This blog is for everyone who uses words.

The ordinary-sized words are for everyone, but the big ones are especially for children.

Monday, 17 July 2017

Spot the Frippet: frock.

I don't see nearly as many frocks round here as I used to, which is a pity as they're always interesting.

No, no, they are. Even if you have no knowledge of fashion, even if you even think fabrics are beneath you (almost certainly true if you're sitting down) then ask yourself: why has that person chosen to wear that frock?

photo by  Glenn Francis

Is it a uniform (and if so, why is the uniform of that particular design)?

File:Mary Cassatt - Children in a Garden (The Nurse) - Google Art Project.jpg
painting by Mary Cassatt

Is it to protect the wearer from the elements (unlikely, if it's a frock)?

Is it to conform to standards of public decency (to some extent, almost certainly)?

Is it to proclaim membership of a group?

File:Christian Dior Dress.jpg
dress by Dior (well, who wears Dior?)

Is it to annoy/offend members of a group?

Is it to show off?

File:Betsey Johnson, Red Dress Collection 2007.jpg
Photo of designer Betsey Johnson by The Heart Truth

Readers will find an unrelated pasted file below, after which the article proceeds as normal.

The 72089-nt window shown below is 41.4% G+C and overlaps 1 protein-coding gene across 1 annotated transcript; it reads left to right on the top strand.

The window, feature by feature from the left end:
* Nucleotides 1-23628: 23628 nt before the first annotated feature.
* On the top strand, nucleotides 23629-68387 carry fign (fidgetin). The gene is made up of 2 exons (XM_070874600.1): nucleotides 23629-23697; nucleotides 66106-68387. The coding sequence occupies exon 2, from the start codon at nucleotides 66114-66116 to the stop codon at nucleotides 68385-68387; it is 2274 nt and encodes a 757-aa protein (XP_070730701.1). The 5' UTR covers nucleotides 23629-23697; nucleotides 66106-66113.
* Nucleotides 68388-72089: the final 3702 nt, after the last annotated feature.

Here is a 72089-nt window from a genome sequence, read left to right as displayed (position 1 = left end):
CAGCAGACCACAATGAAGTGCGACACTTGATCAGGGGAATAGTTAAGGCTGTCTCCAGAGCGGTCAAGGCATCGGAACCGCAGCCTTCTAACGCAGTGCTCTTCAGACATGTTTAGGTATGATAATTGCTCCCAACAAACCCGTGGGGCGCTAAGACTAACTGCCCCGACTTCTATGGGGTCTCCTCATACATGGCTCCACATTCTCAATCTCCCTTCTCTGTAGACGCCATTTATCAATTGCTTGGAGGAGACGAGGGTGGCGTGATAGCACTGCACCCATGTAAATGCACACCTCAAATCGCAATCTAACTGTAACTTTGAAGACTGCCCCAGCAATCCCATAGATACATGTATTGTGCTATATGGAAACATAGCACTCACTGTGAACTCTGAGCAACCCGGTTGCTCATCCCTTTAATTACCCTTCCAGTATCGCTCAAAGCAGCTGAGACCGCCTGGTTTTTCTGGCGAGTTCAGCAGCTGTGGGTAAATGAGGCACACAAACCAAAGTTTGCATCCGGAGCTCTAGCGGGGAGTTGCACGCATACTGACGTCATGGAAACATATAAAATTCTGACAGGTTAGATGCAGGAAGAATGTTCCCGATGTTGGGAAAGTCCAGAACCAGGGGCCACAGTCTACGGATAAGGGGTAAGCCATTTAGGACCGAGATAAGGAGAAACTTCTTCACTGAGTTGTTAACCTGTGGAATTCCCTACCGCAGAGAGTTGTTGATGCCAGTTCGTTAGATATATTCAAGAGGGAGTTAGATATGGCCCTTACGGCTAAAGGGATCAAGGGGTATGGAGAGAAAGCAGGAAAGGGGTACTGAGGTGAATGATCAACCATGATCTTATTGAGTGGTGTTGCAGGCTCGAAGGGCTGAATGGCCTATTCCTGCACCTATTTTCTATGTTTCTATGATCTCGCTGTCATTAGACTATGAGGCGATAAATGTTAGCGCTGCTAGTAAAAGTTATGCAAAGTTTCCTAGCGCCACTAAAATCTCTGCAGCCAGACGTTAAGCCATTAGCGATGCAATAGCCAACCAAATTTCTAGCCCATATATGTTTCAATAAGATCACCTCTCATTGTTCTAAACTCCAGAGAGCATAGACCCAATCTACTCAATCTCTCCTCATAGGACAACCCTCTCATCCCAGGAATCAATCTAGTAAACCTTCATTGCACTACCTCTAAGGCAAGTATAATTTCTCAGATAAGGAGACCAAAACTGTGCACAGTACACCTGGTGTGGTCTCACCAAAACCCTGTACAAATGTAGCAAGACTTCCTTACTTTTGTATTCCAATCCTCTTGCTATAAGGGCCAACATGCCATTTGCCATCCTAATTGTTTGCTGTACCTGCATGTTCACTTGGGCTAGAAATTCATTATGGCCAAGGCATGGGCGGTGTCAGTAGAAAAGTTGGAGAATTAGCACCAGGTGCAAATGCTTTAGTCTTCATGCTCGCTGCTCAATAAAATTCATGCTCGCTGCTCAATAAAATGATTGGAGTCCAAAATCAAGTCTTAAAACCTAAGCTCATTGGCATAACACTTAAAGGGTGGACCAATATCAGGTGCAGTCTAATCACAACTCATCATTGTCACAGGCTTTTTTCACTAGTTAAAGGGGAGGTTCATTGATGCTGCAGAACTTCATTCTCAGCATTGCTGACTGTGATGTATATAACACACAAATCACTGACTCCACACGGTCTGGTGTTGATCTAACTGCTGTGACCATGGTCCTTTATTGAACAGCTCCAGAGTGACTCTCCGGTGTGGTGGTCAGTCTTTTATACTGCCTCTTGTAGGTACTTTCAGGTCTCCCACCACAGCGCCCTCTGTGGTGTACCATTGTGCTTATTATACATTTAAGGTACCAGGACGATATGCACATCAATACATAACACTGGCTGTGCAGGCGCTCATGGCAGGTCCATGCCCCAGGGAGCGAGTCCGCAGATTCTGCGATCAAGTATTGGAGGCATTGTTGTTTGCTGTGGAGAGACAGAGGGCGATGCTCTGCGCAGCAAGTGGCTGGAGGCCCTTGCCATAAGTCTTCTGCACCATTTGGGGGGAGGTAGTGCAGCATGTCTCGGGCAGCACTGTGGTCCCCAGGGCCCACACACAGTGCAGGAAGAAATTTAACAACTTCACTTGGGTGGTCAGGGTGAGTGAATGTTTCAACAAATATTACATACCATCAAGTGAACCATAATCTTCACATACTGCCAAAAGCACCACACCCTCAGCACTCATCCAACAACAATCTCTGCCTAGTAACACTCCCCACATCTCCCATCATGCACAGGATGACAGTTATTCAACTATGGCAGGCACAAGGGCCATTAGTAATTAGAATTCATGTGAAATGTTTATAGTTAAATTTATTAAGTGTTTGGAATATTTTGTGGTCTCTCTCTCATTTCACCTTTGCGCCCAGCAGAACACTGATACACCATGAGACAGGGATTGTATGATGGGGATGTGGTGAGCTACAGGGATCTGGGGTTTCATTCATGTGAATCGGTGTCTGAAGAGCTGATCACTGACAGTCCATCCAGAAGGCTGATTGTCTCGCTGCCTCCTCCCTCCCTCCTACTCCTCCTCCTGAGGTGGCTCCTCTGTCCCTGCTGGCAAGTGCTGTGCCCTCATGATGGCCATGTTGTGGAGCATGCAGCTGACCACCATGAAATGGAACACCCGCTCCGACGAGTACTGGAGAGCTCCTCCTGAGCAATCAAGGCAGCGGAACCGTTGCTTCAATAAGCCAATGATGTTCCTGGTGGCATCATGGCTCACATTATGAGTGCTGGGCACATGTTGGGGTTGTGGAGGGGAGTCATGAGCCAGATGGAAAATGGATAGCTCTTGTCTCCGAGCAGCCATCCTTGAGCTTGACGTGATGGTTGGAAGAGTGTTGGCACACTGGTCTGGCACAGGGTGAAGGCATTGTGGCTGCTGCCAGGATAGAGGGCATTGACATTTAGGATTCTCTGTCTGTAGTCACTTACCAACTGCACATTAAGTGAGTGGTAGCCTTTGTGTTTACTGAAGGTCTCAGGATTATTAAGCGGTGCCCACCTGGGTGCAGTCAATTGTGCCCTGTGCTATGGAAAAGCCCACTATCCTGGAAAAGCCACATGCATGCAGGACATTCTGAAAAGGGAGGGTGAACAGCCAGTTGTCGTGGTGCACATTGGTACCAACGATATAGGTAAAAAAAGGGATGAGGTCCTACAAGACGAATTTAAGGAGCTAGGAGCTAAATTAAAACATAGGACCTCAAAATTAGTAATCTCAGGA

Is it to prevent people showing off?


Is it to attract admiration?

File:Rihanna AMA 2009 Red carpet.jpg
photo of Rihanna by Keith Hinkle

Is it to prevent attracting scorn?

Oh yes, there's a lot of interest in frocks.

For the entirely blokeish men among you there are frock coats, of course:

File:Frockovercoat 1903.jpg

 though these are seen more rarely nowadays than men wearing frocks

And in New Zealand there are frock tarts, which are what the rest of us would call costume designers for the large and small screen.

Go on, see if you can spot a frock

Extra points of you can spot a spotted one.

Spot the Frippet: frock. This word comes from the Old French froc and is related to the Old High German hroc, coat.

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